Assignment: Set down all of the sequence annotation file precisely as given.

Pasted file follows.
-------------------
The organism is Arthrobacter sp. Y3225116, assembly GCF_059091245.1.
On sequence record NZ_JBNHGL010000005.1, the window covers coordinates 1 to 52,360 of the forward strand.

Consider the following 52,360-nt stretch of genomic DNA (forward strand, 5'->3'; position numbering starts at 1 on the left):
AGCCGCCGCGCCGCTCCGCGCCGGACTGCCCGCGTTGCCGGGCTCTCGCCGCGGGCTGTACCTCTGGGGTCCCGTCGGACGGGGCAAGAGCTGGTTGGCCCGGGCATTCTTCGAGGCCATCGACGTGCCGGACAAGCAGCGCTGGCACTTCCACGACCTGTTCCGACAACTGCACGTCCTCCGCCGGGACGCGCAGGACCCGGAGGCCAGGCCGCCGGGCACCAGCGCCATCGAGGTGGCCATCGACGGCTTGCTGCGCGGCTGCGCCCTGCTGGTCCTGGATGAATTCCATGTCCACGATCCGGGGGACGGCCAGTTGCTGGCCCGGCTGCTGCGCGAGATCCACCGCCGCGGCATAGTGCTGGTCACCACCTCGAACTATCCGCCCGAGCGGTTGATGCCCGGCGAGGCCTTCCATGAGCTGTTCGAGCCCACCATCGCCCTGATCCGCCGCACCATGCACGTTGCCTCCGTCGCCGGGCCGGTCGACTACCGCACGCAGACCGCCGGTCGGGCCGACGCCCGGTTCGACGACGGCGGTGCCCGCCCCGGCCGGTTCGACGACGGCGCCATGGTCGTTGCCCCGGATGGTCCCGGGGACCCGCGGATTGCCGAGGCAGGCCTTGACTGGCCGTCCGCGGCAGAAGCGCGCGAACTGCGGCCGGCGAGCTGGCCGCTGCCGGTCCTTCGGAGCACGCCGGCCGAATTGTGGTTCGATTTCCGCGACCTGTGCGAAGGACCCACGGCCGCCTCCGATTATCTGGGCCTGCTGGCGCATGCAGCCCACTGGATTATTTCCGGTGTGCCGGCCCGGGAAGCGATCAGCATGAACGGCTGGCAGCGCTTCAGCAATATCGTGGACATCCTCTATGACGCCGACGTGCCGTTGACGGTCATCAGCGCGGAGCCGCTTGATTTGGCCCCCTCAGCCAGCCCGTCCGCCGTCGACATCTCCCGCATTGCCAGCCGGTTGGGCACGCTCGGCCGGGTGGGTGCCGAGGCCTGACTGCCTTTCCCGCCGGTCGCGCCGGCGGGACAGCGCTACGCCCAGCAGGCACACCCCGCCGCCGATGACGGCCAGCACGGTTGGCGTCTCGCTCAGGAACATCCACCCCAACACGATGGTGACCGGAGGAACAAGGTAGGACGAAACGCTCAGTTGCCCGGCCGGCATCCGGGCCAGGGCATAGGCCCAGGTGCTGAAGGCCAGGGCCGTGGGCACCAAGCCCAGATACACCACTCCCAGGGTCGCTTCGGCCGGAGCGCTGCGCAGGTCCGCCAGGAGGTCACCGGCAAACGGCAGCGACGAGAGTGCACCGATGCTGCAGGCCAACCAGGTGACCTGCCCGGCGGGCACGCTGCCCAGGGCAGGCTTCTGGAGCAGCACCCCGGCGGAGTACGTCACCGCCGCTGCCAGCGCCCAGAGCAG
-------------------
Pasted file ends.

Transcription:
The organism is Arthrobacter sp. Y3225116, assembly GCF_059091245.1.
On sequence record NZ_JBNHGL010000005.1, the window covers coordinates 1 to 52,360 of the forward strand.

Consider the following 52,360-nt stretch of genomic DNA (forward strand, 5'->3'; position numbering starts at 1 on the left):
AGCCGCCGCGCCGCTCCGCGCCGGACTGCCCGCGTTGCCGGGCTCTCGCCGCGGGCTGTACCTCTGGGGTCCCGTCGGACGGGGCAAGAGCTGGTTGGCCCGGGCATTCTTCGAGGCCATCGACGTGCCGGACAAGCAGCGCTGGCACTTCCACGACCTGTTCCGACAACTGCACGTCCTCCGCCGGGACGCGCAGGACCCGGAGGCCAGGCCGCCGGGCACCAGCGCCATCGAGGTGGCCATCGACGGCTTGCTGCGCGGCTGCGCCCTGCTGGTCCTGGATGAATTCCATGTCCACGATCCGGGGGACGGCCAGTTGCTGGCCCGGCTGCTGCGCGAGATCCACCGCCGCGGCATAGTGCTGGTCACCACCTCGAACTATCCGCCCGAGCGGTTGATGCCCGGCGAGGCCTTCCATGAGCTGTTCGAGCCCACCATCGCCCTGATCCGCCGCACCATGCACGTTGCCTCCGTCGCCGGGCCGGTCGACTACCGCACGCAGACCGCCGGTCGGGCCGACGCCCGGTTCGACGACGGCGGTGCCCGCCCCGGCCGGTTCGACGACGGCGCCATGGTCGTTGCCCCGGATGGTCCCGGGGACCCGCGGATTGCCGAGGCAGGCCTTGACTGGCCGTCCGCGGCAGAAGCGCGCGAACTGCGGCCGGCGAGCTGGCCGCTGCCGGTCCTTCGGAGCACGCCGGCCGAATTGTGGTTCGATTTCCGCGACCTGTGCGAAGGACCCACGGCCGCCTCCGATTATCTGGGCCTGCTGGCGCATGCAGCCCACTGGATTATTTCCGGTGTGCCGGCCCGGGAAGCGATCAGCATGAACGGCTGGCAGCGCTTCAGCAATATCGTGGACATCCTCTATGACGCCGACGTGCCGTTGACGGTCATCAGCGCGGAGCCGCTTGATTTGGCCCCCTCAGCCAGCCCGTCCGCCGTCGACATCTCCCGCATTGCCAGCCGGTTGGGCACGCTCGGCCGGGTGGGTGCCGAGGCCTGACTGCCTTTCCCGCCGGTCGCGCCGGCGGGACAGCGCTACGCCCAGCAGGCACACCCCGCCGCCGATGACGGCCAGCACGGTTGGCGTCTCGCTCAGGAACATCCACCCCAACACGATGGTGACCGGAGGAACAAGGTAGGACGAAACGCTCAGTTGCCCGGCCGGCATCCGGGCCAGGGCATAGGCCCAGGTGCTGAAGGCCAGGGCCGTGGGCACCAAGCCCAGATACACCACTCCCAGGGTCGCTTCGGCCGGAGCGCTGCGCAGGTCCGCCAGGAGGTCACCGGCAAACGGCAGCGACGAGAGTGCACCGATGCTGCAGGCCAACCAGGTGACCTGCCCGGCGGGCACGCTGCCCAGGGCAGGCTTCTGGAGCAGCACCCCGGCGGAGTACGTCACCGCCGCTGCCAGCGCCCAGAGCAG